“Maersk has said that it has opened secure links with no connection to its systems for customers wanting to book cargo.
The company explained that the links have been isolated from the Maersk network, authenticated and cleared by security and pose no risks to customers’ systems. However, there may be some difficulties in booking dangerous cargoes. Rates remain the same as those posted before the attack, the Danish group added.
In a statement released late on 29 June, Maersk said that all bookings taken before 08:00 hrs on 27 June have been secured and that it will send equipment out. It added that there was no need to make replacement bookings.
Maersk is still battling to reinstate systems that were hit by the Petya ransom-ware attack on Tuesday 27 June. The company has had some success in enabling customers to book cargo via the INTTRA portal, for those with an existing account.
According to the statement, bookings will take a little longer but are now possible.
One large customer, freight forwarder Kuehne+Nagle, confirmed that it was now able to book cargo with the line. However, a Maersk spokesman told IHS Markit that the information offered by Reuters that “Maersk said it was using alternative channels to take orders manually and to communicate with customers until it could resolve its IT problems,” was incorrect and should be ignored.
K+N global head of seafreight Otto Schacht explained to IHS Markit that the forwarder is now able to book its cargo directly with Maersk through the operational platform that K+N has used for the past 18 years.
“We have had no major problems with our operations. We have been speaking to Maersk regularly and we are being patient [for systems to be restored],” said Schacht.
A lack of information from the line remains a concern and Maersk has reiterated that it does not know when its systems will be able to return to normal.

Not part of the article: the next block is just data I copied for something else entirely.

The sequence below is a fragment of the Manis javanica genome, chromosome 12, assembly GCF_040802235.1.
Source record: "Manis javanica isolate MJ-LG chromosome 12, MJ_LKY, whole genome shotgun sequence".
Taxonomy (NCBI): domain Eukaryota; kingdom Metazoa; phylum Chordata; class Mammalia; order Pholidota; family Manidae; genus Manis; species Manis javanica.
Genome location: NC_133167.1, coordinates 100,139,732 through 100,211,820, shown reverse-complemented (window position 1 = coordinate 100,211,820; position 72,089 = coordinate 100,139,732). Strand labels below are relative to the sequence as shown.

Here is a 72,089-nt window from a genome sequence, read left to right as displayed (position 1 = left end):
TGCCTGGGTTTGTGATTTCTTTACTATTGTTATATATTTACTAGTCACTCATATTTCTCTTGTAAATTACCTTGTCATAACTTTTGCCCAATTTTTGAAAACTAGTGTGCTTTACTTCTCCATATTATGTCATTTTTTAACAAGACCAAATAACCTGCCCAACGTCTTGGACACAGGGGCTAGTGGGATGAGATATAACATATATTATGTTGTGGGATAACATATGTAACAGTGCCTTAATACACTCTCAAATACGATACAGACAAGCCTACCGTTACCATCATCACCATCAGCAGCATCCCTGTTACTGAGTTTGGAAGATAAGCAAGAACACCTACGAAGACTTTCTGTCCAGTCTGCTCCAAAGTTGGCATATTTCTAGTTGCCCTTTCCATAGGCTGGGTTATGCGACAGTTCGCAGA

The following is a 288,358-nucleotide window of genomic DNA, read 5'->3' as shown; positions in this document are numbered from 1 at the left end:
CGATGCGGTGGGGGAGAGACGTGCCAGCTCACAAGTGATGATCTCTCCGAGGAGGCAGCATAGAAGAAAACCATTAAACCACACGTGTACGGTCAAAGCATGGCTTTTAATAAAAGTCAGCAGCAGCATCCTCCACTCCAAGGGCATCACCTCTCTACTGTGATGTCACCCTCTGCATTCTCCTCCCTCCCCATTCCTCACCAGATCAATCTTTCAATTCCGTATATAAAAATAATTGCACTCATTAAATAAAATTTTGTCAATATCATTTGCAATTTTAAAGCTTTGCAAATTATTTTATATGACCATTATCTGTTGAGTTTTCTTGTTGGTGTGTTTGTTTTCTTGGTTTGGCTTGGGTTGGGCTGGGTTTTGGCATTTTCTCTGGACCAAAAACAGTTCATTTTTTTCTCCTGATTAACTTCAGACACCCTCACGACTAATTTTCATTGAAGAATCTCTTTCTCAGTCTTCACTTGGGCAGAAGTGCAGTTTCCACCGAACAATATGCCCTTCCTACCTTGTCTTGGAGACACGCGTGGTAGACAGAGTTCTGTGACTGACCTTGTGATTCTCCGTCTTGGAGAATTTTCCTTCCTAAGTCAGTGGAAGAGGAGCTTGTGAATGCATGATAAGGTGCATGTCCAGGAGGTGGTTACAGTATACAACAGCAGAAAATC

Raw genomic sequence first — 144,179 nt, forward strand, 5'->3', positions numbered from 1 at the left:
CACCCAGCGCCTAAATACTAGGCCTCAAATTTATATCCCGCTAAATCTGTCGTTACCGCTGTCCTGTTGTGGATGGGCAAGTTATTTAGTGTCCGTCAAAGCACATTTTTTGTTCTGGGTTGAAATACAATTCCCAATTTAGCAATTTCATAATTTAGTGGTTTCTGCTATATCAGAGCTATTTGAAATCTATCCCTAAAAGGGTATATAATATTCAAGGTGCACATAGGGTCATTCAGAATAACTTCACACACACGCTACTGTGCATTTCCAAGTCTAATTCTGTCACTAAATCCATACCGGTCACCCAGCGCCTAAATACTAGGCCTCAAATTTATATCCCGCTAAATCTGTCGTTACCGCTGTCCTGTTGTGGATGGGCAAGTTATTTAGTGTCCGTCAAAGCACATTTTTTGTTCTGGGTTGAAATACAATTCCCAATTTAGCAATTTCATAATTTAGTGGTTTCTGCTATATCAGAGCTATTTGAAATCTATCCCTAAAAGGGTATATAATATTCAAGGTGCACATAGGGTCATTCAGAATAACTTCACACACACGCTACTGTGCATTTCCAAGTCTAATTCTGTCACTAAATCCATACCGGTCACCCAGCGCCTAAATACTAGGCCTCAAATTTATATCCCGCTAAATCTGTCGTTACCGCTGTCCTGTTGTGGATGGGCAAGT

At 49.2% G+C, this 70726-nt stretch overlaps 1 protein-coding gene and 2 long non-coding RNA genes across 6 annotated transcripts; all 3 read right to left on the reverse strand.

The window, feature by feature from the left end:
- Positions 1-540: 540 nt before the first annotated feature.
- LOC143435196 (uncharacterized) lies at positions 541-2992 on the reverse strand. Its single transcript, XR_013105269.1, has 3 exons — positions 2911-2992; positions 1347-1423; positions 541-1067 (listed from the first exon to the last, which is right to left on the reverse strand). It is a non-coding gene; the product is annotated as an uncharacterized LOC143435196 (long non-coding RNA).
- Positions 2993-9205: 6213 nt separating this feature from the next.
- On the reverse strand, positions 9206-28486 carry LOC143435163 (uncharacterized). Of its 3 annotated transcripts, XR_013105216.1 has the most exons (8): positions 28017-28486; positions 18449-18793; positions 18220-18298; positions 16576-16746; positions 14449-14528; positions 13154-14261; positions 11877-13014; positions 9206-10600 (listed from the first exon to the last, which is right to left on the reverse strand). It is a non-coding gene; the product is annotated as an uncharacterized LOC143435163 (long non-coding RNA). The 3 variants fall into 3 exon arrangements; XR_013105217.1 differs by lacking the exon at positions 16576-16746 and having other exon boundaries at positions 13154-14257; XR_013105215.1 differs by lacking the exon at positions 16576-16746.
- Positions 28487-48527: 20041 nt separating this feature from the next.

The company did, however, confirm that a number of IT systems had been “deliberately shut down across multiple sites and select business units, also impacting email systems. Business continuity plans are being implemented and prioritised.”
It added, “Our focus is on ensuring the best business continuity possible for our customers and business partners. We are collaborating with IT experts including national cyber-crime agencies and IT industry leaders, to reinstate services safely and without further disruption.”
APM Terminals says that most of its terminals are now operational, there is no detail of which facilities remain closed, but the company said some of these facilities are working more slowly and with limited functionality.
Meanwhile, Damco, AP Møller’s logistics provider, has limited access to some systems. “A business continuity plan has been deployed with a key focus on protecting customers’ cargo flows,” the company said.
Gideon Lenkey, director of technology at EPSCO-Ra cyber-security specialists, said that it appeared that Maersk was struggling to clear the virus from its systems.
He suggested the severity of the attack will depend on how well Maersk has set up its systems to deal with this type of malware. Asked if this meant that Maersk had not used the patches designed to protect their systems, he replied, “Not using patches is one way that they could be vulnerable to it.”
Lenkey praised Maersk for sharing information about the attack. He said most companies hit by cyber-attacks tend to keep quiet and that should be a concern for the industry because then “the industry does not perceive that there is a problem and so the industry suffers”.
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